“Check your ears for mud,” Rosie van Cutsem states firmly. “My mother told me that the first time I went hunting in Ireland, and she’s quite right. It’s extraordinary how mud gets everywhere, and if you’re going straight from the saddle to a dancefloor you don’t want to take half an Irish bog with you!”
Founder of luxury clothing company TROY London and private members’ club Riding Club London (RCL), van Cutsem has long experience of looking good both in and out of the saddle.
The lack of equestrian opportunities and horsey conversation for people living and working in the capital was the inspiration behind the RCL. Since it was founded in 2008 by van Cutsem and fellow rider Ashley Parasram, the club has outstripped expectations, offering everything from showjumping and polo lessons to hacks in Windsor Great Park and riding holidays in France and Ireland. Similarly TROY, which van Cutsem launched with her sister Lucia Ruck Keene in the autumn of 2014, fulfils the need for outdoor clothes that are both practical and elegant, using the finest materials to create pieces that can be worn in country and city alike.
There are all kinds of high-tech riding gear on the market now, much of it excellent, but for long days out riding, van Cutsem prefers natural wool. “Vintage wool coats are naturally water-repellent,” she explains. “Old-fashioned wool jodhpurs are the same, and undoubtedly elegant. Don’t dry clean them, though, as that will destroy the waterproofing — just leave them to dry and then brush the mud off with wire wool.”
She particularly likes TROY’s luxe jodhpurs, which look as good in London as on horseback: “They look elegant, with real-leather detailing, and the stretch Italian wool easily stands up to five hours in the saddle.”
For a point-to-point or a blustery walk in Battersea Park, she loves the TROY parka, with its raccoon-fur-trimmed hood and quilted lining that will stand up against unseasonable snow, or the wax parka, made off 100% cotton milled in England and given a dry-wax finish to protect against showers.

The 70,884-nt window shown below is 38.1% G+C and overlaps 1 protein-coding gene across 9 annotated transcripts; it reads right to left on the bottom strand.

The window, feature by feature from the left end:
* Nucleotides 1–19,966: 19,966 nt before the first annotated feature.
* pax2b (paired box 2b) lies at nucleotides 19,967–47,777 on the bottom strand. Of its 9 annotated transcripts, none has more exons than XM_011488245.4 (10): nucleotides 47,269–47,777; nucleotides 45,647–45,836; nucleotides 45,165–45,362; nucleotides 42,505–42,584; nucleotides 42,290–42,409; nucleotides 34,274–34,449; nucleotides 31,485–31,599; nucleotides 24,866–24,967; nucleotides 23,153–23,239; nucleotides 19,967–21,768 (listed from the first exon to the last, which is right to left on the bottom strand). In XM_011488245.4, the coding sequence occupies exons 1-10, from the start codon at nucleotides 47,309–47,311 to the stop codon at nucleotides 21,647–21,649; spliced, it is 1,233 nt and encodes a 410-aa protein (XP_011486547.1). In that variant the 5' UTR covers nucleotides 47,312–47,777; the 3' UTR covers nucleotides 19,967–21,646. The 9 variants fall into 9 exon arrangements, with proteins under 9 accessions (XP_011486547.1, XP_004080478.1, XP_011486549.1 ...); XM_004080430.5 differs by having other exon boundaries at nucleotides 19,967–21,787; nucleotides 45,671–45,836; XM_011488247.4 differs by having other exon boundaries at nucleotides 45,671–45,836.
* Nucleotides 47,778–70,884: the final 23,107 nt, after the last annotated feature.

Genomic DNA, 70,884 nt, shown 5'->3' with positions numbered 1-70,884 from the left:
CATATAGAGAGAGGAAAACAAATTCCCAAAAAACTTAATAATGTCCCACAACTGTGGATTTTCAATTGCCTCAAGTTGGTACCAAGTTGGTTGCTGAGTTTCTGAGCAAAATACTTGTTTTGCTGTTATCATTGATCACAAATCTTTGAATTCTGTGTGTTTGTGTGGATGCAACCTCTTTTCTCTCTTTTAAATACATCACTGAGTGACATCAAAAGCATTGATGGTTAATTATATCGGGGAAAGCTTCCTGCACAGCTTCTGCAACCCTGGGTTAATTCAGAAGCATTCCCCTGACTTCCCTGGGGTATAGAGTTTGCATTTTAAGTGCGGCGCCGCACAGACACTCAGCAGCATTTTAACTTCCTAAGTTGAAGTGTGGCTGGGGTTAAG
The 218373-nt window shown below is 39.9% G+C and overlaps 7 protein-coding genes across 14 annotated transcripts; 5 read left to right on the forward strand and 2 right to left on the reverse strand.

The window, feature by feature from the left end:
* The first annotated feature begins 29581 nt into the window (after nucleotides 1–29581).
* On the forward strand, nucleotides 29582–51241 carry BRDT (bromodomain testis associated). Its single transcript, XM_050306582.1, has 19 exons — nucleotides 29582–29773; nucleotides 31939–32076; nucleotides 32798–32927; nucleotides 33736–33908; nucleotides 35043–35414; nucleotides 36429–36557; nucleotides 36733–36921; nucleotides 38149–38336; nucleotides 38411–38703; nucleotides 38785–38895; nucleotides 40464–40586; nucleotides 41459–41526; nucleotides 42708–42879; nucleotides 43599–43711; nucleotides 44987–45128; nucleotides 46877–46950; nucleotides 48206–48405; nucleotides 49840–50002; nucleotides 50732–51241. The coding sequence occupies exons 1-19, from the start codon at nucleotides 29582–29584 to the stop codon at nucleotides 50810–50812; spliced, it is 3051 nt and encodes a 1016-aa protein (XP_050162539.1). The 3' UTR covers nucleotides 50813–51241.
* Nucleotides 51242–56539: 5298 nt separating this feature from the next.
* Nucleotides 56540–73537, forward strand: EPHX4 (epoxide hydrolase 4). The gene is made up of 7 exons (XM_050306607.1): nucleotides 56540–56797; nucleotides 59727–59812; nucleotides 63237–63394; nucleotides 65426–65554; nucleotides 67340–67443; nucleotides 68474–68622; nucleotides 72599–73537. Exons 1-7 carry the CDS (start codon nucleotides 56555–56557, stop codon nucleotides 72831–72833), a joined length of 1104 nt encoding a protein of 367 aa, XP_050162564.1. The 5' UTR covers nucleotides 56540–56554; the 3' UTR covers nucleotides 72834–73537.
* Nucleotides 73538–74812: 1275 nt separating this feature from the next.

For the little touches, van Cutsem recommends scouring antique fairs for stock pins, whips, flasks and gloves. “I have a beautiful stock pin with a handbag on it that is great fun.” Fortunately, van Cutsem’s friend, Sarah Byrne has recently founded Open for Vintage, which stocks a delightful range of pre-loved jewellery and designer pieces — perfect for a day’s racing, too.
Van Cutsem has recently started riding side-saddle, the most elegant — and increasingly popular — style for ladies to adopt. Indeed, as well as looking beautiful, many women say it feels more secure. But if you want to do it properly, there is a whole new wardrobe involved, such as traditional kidskin gloves, which can take some putting together.
However, it’s what lies underneath the elegant, close-fitting jacket and sweeping skirt that often makes a side-saddle habit look and feel perfect. “Wear tights under your breeches to stop them rubbing on the leaping head,” advises van Cutsem. “A back brace will support your lower back and keep your back straight — just like a corset!”
She has a thought for the gentlemen, too: “Don’t wear super-tight britches. A bit of wiggle room makes all the difference!”
Above all, though, remember that, however exhausted or muddy you may be, you will still look terrific if you’re smiling. Van Cutsem even managed to look good on a soaking-wet day in Ireland, despite half a boot-sole hanging off after she tripped on a paving stone — which just shows that if you at least make sure you’re clean and neat when you step out of the door, whatever happens afterwards just adds character. Confidence, especially assisted by well-made clothes, is the most stylish thing of all.
Top image: courtesy of Octavia Pollock and Rosie van Cutsem